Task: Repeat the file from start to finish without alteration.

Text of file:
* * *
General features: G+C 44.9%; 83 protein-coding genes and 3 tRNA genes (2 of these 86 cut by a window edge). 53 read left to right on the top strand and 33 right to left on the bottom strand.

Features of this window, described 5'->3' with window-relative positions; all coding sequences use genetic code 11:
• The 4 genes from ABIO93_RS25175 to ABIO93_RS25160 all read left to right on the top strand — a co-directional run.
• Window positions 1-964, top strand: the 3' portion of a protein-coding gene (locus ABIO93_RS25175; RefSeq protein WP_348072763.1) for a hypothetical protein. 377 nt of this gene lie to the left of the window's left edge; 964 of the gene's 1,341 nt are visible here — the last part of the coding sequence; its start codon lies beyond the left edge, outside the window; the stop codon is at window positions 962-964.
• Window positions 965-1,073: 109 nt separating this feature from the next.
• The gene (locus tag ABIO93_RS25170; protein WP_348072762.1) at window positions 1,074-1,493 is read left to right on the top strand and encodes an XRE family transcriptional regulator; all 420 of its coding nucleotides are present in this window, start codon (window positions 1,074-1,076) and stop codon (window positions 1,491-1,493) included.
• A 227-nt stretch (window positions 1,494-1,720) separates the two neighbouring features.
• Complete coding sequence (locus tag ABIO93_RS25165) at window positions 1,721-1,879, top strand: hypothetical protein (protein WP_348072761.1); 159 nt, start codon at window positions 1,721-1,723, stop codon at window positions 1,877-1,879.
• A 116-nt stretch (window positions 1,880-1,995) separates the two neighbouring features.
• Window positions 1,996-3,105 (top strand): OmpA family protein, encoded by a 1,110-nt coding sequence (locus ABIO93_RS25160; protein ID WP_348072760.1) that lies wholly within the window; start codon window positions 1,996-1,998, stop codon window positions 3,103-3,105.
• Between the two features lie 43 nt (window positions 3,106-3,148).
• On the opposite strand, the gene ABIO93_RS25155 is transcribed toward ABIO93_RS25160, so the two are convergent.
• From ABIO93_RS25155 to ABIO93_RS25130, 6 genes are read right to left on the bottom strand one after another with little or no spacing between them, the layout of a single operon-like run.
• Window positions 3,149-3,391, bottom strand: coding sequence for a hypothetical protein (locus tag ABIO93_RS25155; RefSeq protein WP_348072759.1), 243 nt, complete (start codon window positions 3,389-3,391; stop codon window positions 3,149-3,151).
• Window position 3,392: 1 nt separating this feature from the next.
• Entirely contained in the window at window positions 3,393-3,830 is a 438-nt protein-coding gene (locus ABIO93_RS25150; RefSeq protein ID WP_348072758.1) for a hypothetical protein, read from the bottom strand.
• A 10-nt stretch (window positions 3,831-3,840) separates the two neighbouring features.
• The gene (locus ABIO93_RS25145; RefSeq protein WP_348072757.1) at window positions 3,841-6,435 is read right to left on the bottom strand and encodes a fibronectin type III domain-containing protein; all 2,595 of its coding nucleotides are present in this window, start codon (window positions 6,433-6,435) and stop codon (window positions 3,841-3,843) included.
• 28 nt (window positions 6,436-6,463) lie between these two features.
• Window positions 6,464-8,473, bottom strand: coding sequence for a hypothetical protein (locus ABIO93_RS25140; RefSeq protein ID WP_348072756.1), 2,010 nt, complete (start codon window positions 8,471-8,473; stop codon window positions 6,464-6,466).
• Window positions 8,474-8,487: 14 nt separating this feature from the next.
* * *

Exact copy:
General features: G+C 44.9%; 83 protein-coding genes and 3 tRNA genes (2 of these 86 cut by a window edge). 53 read left to right on the top strand and 33 right to left on the bottom strand.

Features of this window, described 5'->3' with window-relative positions; all coding sequences use genetic code 11:
• The 4 genes from ABIO93_RS25175 to ABIO93_RS25160 all read left to right on the top strand — a co-directional run.
• Window positions 1-964, top strand: the 3' portion of a protein-coding gene (locus ABIO93_RS25175; RefSeq protein WP_348072763.1) for a hypothetical protein. 377 nt of this gene lie to the left of the window's left edge; 964 of the gene's 1,341 nt are visible here — the last part of the coding sequence; its start codon lies beyond the left edge, outside the window; the stop codon is at window positions 962-964.
• Window positions 965-1,073: 109 nt separating this feature from the next.
• The gene (locus tag ABIO93_RS25170; protein WP_348072762.1) at window positions 1,074-1,493 is read left to right on the top strand and encodes an XRE family transcriptional regulator; all 420 of its coding nucleotides are present in this window, start codon (window positions 1,074-1,076) and stop codon (window positions 1,491-1,493) included.
• A 227-nt stretch (window positions 1,494-1,720) separates the two neighbouring features.
• Complete coding sequence (locus tag ABIO93_RS25165) at window positions 1,721-1,879, top strand: hypothetical protein (protein WP_348072761.1); 159 nt, start codon at window positions 1,721-1,723, stop codon at window positions 1,877-1,879.
• A 116-nt stretch (window positions 1,880-1,995) separates the two neighbouring features.
• Window positions 1,996-3,105 (top strand): OmpA family protein, encoded by a 1,110-nt coding sequence (locus ABIO93_RS25160; protein ID WP_348072760.1) that lies wholly within the window; start codon window positions 1,996-1,998, stop codon window positions 3,103-3,105.
• Between the two features lie 43 nt (window positions 3,106-3,148).
• On the opposite strand, the gene ABIO93_RS25155 is transcribed toward ABIO93_RS25160, so the two are convergent.
• From ABIO93_RS25155 to ABIO93_RS25130, 6 genes are read right to left on the bottom strand one after another with little or no spacing between them, the layout of a single operon-like run.
• Window positions 3,149-3,391, bottom strand: coding sequence for a hypothetical protein (locus tag ABIO93_RS25155; RefSeq protein WP_348072759.1), 243 nt, complete (start codon window positions 3,389-3,391; stop codon window positions 3,149-3,151).
• Window position 3,392: 1 nt separating this feature from the next.
• Entirely contained in the window at window positions 3,393-3,830 is a 438-nt protein-coding gene (locus ABIO93_RS25150; RefSeq protein ID WP_348072758.1) for a hypothetical protein, read from the bottom strand.
• A 10-nt stretch (window positions 3,831-3,840) separates the two neighbouring features.
• The gene (locus ABIO93_RS25145; RefSeq protein WP_348072757.1) at window positions 3,841-6,435 is read right to left on the bottom strand and encodes a fibronectin type III domain-containing protein; all 2,595 of its coding nucleotides are present in this window, start codon (window positions 6,433-6,435) and stop codon (window positions 3,841-3,843) included.
• 28 nt (window positions 6,436-6,463) lie between these two features.
• Window positions 6,464-8,473, bottom strand: coding sequence for a hypothetical protein (locus ABIO93_RS25140; RefSeq protein ID WP_348072756.1), 2,010 nt, complete (start codon window positions 8,471-8,473; stop codon window positions 6,464-6,466).
• Window positions 8,474-8,487: 14 nt separating this feature from the next.